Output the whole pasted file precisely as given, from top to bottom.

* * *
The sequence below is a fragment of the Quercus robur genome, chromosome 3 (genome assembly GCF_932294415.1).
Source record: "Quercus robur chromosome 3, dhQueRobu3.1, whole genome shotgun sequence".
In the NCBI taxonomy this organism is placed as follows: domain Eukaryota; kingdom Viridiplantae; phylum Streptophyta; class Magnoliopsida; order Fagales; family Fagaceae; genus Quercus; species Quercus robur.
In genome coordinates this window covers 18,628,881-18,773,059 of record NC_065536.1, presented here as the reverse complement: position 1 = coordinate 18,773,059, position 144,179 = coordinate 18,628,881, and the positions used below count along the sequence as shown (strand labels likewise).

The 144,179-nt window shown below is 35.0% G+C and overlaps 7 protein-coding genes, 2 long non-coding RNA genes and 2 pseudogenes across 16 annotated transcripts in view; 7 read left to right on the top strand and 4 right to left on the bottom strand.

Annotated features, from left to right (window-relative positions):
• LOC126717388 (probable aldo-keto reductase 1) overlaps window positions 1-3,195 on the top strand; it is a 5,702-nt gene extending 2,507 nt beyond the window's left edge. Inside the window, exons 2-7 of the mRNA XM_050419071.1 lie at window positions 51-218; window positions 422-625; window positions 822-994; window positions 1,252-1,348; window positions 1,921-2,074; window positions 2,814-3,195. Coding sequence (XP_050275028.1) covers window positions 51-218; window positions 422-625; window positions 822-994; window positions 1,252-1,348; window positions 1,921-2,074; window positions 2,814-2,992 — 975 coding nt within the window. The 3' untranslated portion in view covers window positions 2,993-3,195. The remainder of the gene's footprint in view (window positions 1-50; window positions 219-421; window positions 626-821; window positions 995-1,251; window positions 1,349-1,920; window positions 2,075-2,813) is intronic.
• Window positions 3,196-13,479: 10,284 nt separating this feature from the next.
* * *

The sequence below is a fragment of the Quercus robur genome, chromosome 3 (genome assembly GCF_932294415.1).
Source record: "Quercus robur chromosome 3, dhQueRobu3.1, whole genome shotgun sequence".
In the NCBI taxonomy this organism is placed as follows: domain Eukaryota; kingdom Viridiplantae; phylum Streptophyta; class Magnoliopsida; order Fagales; family Fagaceae; genus Quercus; species Quercus robur.
In genome coordinates this window covers 18,628,881-18,773,059 of record NC_065536.1, presented here as the reverse complement: position 1 = coordinate 18,773,059, position 144,179 = coordinate 18,628,881, and the positions used below count along the sequence as shown (strand labels likewise).

The 144,179-nt window shown below is 35.0% G+C and overlaps 7 protein-coding genes, 2 long non-coding RNA genes and 2 pseudogenes across 16 annotated transcripts in view; 7 read left to right on the top strand and 4 right to left on the bottom strand.

Annotated features, from left to right (window-relative positions):
• LOC126717388 (probable aldo-keto reductase 1) overlaps window positions 1-3,195 on the top strand; it is a 5,702-nt gene extending 2,507 nt beyond the window's left edge. Inside the window, exons 2-7 of the mRNA XM_050419071.1 lie at window positions 51-218; window positions 422-625; window positions 822-994; window positions 1,252-1,348; window positions 1,921-2,074; window positions 2,814-3,195. Coding sequence (XP_050275028.1) covers window positions 51-218; window positions 422-625; window positions 822-994; window positions 1,252-1,348; window positions 1,921-2,074; window positions 2,814-2,992 — 975 coding nt within the window. The 3' untranslated portion in view covers window positions 2,993-3,195. The remainder of the gene's footprint in view (window positions 1-50; window positions 219-421; window positions 626-821; window positions 995-1,251; window positions 1,349-1,920; window positions 2,075-2,813) is intronic.
• Window positions 3,196-13,479: 10,284 nt separating this feature from the next.